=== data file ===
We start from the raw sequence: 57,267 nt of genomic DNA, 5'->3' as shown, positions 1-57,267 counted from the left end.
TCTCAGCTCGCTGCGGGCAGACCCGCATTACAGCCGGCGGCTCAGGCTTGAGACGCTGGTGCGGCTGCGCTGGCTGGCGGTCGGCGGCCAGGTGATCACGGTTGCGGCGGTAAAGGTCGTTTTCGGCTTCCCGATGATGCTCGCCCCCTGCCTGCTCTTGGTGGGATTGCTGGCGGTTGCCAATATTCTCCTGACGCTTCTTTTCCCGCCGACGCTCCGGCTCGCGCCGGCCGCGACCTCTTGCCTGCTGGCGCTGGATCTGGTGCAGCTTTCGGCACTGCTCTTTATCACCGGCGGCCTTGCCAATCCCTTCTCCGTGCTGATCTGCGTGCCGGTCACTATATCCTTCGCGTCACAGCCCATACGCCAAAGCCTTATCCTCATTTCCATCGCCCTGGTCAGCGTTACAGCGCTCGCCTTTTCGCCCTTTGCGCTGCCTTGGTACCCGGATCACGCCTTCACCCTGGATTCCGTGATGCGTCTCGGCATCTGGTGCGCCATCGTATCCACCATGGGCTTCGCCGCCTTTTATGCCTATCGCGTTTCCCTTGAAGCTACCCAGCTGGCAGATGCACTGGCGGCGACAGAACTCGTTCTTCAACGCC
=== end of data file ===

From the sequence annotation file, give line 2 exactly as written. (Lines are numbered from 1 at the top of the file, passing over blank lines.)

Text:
TCTCAGCTCGCTGCGGGCAGACCCGCATTACAGCCGGCGGCTCAGGCTTGAGACGCTGGTGCGGCTGCGCTGGCTGGCGGTCGGCGGCCAGGTGATCACGGTTGCGGCGGTAAAGGTCGTTTTCGGCTTCCCGATGATGCTCGCCCCCTGCCTGCTCTTGGTGGGATTGCTGGCGGTTGCCAATATTCTCCTGACGCTTCTTTTCCCGCCGACGCTCCGGCTCGCGCCGGCCGCGACCTCTTGCCTGCTGGCGCTGGATCTGGTGCAGCTTTCGGCACTGCTCTTTATCACCGGCGGCCTTGCCAATCCCTTCTCCGTGCTGATCTGCGTGCCGGTCACTATATCCTTCGCGTCACAGCCCATACGCCAAAGCCTTATCCTCATTTCCATCGCCCTGGTCAGCGTTACAGCGCTCGCCTTTTCGCCCTTTGCGCTGCCTTGGTACCCGGATCACGCCTTCACCCTGGATTCCGTGATGCGTCTCGGCATCTGGTGCGCCATCGTATCCACCATGGGCTTCGCCGCCTTTTATGCCTATCGCGTTTCCCTTGAAGCTACCCAGCTGGCAGATGCACTGGCGGCGACAGAACTCGTTCTTCAACGCC